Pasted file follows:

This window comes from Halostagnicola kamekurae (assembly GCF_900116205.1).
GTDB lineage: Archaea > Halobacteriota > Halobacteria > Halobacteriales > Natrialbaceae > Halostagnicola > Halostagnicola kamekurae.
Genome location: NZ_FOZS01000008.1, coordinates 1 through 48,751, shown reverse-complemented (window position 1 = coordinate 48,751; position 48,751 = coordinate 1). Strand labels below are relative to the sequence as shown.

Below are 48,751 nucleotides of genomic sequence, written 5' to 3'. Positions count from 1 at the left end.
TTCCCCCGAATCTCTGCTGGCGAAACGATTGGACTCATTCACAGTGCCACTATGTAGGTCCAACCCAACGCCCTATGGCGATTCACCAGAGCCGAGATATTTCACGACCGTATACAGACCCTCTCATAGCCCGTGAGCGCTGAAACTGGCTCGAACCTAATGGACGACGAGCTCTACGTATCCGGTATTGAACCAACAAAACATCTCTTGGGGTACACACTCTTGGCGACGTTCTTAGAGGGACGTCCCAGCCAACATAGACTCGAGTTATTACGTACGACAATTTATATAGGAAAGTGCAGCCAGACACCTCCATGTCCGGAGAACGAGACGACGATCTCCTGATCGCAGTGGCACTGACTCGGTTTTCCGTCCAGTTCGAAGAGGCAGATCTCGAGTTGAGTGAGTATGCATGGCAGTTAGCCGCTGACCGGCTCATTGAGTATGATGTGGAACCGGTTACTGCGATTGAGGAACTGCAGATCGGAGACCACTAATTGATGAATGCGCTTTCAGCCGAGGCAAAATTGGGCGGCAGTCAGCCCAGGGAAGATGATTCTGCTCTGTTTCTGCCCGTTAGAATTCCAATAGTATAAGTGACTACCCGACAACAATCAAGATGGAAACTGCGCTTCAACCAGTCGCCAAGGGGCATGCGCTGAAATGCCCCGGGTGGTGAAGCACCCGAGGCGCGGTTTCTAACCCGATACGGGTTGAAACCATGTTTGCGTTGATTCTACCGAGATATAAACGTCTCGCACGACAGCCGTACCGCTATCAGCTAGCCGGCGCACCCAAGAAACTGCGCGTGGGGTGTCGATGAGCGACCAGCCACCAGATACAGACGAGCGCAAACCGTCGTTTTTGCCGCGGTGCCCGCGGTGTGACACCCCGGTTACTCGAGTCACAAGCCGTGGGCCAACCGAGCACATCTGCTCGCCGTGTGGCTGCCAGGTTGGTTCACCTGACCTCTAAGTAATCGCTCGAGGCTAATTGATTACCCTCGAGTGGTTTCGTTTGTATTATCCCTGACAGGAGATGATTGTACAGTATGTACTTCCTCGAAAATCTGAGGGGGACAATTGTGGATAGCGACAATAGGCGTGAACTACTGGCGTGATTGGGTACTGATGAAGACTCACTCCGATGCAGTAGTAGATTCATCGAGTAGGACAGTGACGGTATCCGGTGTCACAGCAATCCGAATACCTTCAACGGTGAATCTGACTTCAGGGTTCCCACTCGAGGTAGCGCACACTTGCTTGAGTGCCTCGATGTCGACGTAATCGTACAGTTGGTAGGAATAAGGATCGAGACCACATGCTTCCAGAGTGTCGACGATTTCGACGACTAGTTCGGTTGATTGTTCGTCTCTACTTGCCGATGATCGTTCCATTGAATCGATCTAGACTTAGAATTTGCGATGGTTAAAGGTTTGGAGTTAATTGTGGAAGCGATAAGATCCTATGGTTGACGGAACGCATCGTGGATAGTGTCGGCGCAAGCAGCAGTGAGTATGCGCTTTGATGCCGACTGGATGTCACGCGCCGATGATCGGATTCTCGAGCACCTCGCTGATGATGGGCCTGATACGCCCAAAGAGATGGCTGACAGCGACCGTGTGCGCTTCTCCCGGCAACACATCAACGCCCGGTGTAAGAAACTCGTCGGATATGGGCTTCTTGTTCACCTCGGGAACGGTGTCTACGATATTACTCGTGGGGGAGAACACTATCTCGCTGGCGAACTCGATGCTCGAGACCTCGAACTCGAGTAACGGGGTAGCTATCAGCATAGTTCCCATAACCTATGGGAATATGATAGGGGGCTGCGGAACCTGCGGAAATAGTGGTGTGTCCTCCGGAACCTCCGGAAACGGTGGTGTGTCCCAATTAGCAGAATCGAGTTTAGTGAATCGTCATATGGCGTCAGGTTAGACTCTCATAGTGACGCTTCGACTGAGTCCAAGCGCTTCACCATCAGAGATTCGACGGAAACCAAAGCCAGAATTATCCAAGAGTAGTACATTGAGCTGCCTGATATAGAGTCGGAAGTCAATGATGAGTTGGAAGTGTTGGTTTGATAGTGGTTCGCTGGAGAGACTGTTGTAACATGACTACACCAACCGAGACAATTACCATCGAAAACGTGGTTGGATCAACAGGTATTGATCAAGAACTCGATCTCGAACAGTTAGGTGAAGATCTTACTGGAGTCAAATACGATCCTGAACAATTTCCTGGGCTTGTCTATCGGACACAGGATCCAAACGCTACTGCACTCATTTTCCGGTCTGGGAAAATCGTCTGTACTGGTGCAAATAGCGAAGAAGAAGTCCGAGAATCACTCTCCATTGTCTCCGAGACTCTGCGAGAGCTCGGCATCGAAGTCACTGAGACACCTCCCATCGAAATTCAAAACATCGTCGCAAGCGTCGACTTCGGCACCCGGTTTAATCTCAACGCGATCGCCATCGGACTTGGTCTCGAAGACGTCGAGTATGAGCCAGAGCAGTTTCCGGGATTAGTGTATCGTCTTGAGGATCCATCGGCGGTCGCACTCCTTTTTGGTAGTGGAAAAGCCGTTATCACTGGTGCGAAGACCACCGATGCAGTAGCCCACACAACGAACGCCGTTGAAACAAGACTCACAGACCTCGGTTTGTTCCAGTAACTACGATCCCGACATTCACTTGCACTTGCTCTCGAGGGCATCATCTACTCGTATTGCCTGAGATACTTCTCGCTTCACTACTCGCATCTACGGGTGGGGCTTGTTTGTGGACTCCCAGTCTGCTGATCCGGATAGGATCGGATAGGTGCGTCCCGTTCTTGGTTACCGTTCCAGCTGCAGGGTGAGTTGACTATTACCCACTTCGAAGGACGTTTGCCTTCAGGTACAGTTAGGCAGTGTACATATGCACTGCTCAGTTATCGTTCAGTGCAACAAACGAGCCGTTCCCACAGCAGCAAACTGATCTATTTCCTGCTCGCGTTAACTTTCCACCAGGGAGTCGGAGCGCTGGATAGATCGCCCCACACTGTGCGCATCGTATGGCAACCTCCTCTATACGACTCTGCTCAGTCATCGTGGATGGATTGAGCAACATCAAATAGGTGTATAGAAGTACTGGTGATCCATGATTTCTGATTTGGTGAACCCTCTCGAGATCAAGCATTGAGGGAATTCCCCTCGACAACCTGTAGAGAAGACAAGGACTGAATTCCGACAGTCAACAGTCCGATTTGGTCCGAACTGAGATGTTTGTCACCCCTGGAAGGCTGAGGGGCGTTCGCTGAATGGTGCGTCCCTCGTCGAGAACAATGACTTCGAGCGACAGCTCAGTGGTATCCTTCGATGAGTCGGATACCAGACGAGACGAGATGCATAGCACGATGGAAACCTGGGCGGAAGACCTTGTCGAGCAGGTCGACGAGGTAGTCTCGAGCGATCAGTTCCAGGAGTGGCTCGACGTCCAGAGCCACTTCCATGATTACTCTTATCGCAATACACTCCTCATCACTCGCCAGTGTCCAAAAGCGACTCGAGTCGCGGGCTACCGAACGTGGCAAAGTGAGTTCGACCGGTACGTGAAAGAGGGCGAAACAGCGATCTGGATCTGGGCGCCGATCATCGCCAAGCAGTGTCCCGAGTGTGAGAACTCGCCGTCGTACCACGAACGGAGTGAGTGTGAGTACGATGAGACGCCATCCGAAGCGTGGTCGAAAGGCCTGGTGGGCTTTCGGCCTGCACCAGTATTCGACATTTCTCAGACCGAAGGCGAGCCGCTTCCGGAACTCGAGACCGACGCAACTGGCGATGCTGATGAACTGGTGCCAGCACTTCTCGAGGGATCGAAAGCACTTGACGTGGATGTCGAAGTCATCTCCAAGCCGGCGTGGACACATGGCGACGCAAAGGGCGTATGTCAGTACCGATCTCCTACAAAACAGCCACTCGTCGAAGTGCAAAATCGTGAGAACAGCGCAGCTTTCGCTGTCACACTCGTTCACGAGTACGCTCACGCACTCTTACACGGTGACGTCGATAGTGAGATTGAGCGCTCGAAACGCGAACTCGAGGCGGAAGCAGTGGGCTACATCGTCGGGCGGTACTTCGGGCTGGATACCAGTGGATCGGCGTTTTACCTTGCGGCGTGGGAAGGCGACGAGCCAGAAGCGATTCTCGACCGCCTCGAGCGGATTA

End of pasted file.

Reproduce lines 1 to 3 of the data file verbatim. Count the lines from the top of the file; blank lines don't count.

This window comes from Halostagnicola kamekurae (assembly GCF_900116205.1).
GTDB lineage: Archaea > Halobacteriota > Halobacteria > Halobacteriales > Natrialbaceae > Halostagnicola > Halostagnicola kamekurae.
Genome location: NZ_FOZS01000008.1, coordinates 1 through 48,751, shown reverse-complemented (window position 1 = coordinate 48,751; position 48,751 = coordinate 1). Strand labels below are relative to the sequence as shown.